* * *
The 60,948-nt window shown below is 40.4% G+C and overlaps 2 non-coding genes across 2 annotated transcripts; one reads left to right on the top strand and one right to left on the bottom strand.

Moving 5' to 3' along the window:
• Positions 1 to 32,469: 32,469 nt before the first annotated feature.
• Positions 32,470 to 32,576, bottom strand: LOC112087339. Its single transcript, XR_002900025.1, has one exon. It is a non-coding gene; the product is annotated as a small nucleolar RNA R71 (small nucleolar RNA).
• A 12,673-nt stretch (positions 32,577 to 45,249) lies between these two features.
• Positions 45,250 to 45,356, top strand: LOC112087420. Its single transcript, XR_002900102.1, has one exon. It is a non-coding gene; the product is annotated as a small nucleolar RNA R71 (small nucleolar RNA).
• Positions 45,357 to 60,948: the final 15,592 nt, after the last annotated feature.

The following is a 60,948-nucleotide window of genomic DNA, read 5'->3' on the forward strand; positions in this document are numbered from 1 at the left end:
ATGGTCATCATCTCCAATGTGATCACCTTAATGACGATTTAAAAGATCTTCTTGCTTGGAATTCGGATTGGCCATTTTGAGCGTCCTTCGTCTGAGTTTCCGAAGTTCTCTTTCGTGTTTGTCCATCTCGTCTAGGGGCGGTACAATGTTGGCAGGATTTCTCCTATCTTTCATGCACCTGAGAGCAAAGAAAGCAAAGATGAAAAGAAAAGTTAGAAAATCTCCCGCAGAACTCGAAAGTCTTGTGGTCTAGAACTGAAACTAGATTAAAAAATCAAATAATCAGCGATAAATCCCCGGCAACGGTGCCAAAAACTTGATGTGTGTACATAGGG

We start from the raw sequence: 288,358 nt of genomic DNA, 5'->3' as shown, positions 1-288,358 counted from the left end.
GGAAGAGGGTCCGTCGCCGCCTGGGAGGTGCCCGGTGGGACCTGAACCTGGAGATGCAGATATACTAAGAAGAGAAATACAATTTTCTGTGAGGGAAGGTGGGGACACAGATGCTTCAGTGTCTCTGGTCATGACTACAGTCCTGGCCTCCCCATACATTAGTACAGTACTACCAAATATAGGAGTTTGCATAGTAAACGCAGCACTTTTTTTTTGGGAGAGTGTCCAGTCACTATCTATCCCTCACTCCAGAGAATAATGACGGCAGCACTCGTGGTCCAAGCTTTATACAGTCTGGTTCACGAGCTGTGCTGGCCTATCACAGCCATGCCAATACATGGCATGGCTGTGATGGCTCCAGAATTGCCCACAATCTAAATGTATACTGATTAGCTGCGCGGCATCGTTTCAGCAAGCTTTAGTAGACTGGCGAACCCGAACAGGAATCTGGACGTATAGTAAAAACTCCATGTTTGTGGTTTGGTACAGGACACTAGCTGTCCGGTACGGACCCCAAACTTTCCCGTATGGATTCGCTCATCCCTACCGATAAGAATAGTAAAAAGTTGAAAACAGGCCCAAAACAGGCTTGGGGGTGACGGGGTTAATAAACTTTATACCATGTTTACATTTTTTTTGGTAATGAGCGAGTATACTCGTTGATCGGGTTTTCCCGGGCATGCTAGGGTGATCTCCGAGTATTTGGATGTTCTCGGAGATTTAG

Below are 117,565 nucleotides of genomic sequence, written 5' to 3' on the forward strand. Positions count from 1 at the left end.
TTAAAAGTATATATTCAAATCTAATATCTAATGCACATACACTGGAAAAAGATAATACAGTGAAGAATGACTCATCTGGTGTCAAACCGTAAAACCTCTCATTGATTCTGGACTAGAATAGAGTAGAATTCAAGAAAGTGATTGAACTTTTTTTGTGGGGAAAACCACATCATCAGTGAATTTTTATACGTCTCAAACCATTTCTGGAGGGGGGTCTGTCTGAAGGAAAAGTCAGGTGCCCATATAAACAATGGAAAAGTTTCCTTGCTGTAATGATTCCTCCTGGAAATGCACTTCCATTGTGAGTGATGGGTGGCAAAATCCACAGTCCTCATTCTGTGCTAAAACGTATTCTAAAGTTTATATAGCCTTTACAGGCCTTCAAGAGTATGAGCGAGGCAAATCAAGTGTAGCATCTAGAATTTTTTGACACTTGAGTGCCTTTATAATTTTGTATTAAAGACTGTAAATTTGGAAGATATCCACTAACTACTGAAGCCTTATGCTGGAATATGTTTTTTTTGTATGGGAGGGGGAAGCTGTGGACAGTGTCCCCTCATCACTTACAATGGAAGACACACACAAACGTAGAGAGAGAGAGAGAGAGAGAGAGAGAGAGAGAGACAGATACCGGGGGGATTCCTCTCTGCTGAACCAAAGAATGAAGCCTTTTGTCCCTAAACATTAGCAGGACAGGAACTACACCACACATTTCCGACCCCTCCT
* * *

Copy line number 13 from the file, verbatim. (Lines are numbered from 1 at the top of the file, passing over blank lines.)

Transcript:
TTAAAAGTATATATTCAAATCTAATATCTAATGCACATACACTGGAAAAAGATAATACAGTGAAGAATGACTCATCTGGTGTCAAACCGTAAAACCTCTCATTGATTCTGGACTAGAATAGAGTAGAATTCAAGAAAGTGATTGAACTTTTTTTGTGGGGAAAACCACATCATCAGTGAATTTTTATACGTCTCAAACCATTTCTGGAGGGGGGTCTGTCTGAAGGAAAAGTCAGGTGCCCATATAAACAATGGAAAAGTTTCCTTGCTGTAATGATTCCTCCTGGAAATGCACTTCCATTGTGAGTGATGGGTGGCAAAATCCACAGTCCTCATTCTGTGCTAAAACGTATTCTAAAGTTTATATAGCCTTTACAGGCCTTCAAGAGTATGAGCGAGGCAAATCAAGTGTAGCATCTAGAATTTTTTGACACTTGAGTGCCTTTATAATTTTGTATTAAAGACTGTAAATTTGGAAGATATCCACTAACTACTGAAGCCTTATGCTGGAATATGTTTTTTTTGTATGGGAGGGGGAAGCTGTGGACAGTGTCCCCTCATCACTTACAATGGAAGACACACACAAACGTAGAGAGAGAGAGAGAGAGAGAGAGAGAGAGAGAGACAGATACCGGGGGGATTCCTCTCTGCTGAACCAAAGAATGAAGCCTTTTGTCCCTAAACATTAGCAGGACAGGAACTACACCACACATTTCCGACCCCTCCT